We have posted two galleries of photos from the tour: The Bonanza Creek Movie Ranch and The J.W. Eaves Movie Ranch. Enjoy!

The Story of New Mexico: The Ceja Pelon Badlands

Cleopatra's Needle #1Mesa Top Vista #3The Two Towers #2

Last April, we hiked the Ceja Pelon Badlands on another tour sponsored by the Story of New Mexico, a program offered by the Department of Continuing Education at the University of New Mexico (UNM).

The Ceja Pelon Badlands are located approximately two-and-a-half hours from Albuquerque in northwestern New Mexico (in Sandoval County) west of Cuba. One of the nine San Juan Basin Badlands, they lie in the Nacimiento sedimentary layer, which is approximately 65 to 55 million years old (the Paleocene Period). The area is composed of sandstone alternating with siltstone and shale.  The badlands have a stair-step topology with three distinct layers: the base, the bench, and the mesa top. The layers are connected by a pair of 100-feet-high winding cliff faces. Each layer has a landscape of its own.

The base layer is a true badlands: a barren landscape with very little vegetation; mazes of ridges, narrow washes, and wide-open expanses; and quite a bit of petrified wood scattered about.  The bench layer has spectacular orange-red petrified wood with one of the largest concentrations of petrified wood in the southwestern United States.   Some of the largest logs are over 30 feet in length with fractured sections still in alignment. Volcanic ash from massive eruptions in the San Juan Mountains enriched the coloration and details during petrification. Upon reaching the mesa top, one can see why Ceja Pelon is so aptly named. Ceja literally means “eyebrow” but is often used to describe a mesa edge, while Pelon means “bald”. This “bald mesa edge” is twisted and fractured into all sorts of winding ramparts with lots of interesting sandstone formations. Bonsai ponderosa with exposed roots seem to grow magically out of bare rock. The mesa top has a lighter colored, more subdued petrified wood in addition to superb vistas of the high mesa desert.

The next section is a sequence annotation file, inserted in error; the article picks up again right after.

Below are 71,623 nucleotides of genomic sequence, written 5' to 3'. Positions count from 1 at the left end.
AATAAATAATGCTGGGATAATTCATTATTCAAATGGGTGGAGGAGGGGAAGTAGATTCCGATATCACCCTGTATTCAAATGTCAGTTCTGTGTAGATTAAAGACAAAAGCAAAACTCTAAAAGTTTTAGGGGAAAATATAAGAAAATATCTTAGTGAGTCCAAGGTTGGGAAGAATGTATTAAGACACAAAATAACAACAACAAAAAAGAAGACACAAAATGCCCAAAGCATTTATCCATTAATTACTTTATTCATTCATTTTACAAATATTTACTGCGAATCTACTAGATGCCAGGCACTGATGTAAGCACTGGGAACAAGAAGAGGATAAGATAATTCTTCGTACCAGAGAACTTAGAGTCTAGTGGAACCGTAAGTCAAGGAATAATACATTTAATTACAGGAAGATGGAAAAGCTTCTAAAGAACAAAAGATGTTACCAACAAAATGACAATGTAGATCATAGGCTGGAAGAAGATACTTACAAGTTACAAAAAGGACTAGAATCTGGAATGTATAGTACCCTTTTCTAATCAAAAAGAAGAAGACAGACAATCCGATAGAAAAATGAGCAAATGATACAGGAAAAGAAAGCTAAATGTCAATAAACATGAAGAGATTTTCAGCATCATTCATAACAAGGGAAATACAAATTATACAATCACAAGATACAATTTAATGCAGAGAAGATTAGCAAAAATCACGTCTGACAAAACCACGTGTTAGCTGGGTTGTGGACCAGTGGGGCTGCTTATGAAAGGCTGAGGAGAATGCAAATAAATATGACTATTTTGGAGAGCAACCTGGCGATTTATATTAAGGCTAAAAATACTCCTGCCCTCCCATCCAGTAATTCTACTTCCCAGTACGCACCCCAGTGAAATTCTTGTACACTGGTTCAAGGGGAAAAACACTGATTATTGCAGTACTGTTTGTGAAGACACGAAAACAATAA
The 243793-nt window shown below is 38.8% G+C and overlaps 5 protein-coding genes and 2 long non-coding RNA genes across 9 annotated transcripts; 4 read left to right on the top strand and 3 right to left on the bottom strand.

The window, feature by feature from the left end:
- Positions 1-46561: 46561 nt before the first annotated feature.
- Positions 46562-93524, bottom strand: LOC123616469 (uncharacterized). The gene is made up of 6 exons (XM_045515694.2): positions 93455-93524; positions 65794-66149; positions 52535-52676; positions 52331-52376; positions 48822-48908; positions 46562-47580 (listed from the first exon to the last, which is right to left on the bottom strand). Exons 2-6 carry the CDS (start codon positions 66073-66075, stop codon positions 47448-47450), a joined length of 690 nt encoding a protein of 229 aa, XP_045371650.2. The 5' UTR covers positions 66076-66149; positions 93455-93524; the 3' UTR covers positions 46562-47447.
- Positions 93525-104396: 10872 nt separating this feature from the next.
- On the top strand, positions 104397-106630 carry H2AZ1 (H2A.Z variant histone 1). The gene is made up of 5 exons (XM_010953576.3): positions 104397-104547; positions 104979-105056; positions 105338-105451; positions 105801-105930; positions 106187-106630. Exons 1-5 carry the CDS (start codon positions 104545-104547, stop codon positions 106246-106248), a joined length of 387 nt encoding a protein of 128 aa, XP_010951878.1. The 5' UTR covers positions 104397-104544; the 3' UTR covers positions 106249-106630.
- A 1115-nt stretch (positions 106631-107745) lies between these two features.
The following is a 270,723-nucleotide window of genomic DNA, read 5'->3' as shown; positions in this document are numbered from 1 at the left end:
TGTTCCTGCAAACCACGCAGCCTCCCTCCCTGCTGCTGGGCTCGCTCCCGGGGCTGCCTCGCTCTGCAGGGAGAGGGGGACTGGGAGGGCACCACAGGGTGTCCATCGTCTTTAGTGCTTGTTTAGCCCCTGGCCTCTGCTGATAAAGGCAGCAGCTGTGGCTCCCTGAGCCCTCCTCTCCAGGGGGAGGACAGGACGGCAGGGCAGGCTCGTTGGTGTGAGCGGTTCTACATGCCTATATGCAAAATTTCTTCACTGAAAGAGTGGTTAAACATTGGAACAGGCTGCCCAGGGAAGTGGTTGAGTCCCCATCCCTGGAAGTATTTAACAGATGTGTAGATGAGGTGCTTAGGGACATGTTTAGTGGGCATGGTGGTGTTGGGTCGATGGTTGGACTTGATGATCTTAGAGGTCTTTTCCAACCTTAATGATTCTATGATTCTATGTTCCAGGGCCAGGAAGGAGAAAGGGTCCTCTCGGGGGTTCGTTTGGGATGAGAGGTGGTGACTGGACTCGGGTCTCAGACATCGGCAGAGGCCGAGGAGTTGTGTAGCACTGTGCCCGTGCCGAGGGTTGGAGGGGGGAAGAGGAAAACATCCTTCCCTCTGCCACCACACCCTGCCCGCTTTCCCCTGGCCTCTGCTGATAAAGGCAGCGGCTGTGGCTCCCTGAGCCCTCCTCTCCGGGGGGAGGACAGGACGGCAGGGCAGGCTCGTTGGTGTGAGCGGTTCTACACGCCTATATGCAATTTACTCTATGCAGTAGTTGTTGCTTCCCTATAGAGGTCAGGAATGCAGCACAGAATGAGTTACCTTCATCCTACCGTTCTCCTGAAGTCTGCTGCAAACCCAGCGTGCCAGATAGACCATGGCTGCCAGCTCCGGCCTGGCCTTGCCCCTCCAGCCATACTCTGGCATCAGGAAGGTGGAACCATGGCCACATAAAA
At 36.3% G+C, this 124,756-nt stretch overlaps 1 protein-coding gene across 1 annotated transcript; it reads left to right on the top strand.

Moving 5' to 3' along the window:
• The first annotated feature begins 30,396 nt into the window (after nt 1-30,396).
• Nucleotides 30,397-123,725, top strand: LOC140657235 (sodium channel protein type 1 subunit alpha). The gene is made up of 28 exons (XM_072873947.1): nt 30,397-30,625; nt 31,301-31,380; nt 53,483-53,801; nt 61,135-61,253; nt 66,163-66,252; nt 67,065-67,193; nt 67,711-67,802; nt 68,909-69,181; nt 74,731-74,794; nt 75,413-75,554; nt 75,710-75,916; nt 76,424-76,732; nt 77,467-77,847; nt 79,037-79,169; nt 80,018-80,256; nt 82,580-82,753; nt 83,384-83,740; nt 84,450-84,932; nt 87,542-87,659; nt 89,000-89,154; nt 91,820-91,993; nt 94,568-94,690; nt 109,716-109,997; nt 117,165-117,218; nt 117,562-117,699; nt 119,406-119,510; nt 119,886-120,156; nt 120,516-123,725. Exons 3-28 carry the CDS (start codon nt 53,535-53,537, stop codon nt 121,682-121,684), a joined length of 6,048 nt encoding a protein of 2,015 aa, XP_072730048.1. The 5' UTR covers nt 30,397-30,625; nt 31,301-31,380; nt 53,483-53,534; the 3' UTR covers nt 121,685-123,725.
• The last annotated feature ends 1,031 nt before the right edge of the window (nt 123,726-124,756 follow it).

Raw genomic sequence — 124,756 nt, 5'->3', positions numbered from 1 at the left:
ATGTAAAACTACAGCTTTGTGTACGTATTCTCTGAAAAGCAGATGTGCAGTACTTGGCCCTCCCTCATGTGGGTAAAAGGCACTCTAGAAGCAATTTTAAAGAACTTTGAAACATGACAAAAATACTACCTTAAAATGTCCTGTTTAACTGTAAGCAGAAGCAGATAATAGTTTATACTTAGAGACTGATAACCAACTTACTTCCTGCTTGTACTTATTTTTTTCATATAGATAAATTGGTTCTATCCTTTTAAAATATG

We left Albuquerque on an overcast, blustery, spring morning.  We drove northwest on NM 550 towards Cuba and turned south on NM 197. A short time later, we turned onto an unmaintained, rough, but passable, dirt road. After thirty minutes or more of bumping and swaying, we had arrived. With the clouds and wind, it was definitely chilly. We donned our gear and set off to explore the badlands. Since our party was composed of experienced hikers, our guide, Michael Richie, set a fast pace, which forced us to shoot on the run.

We explored the base layer and took a break for lunch. Then, we scrambled up to the next layer, the bench. We explored the bench layer thoroughly and then scrambled up to the mesa top for more exploration. As the hours passed, the overcast began to break and we were rewarded with patches of blue sky. Our hike totaled a bit over 6 miles with a total elevation change of more than 2000 feet. It was one of our most strenuous hikes, but the spectacular views made it worthwhile.

We have posted a gallery of photos from the tour: The Ceja Pelon Badlands. Enjoy!

The Story of New Mexico: The Lybrook Badlands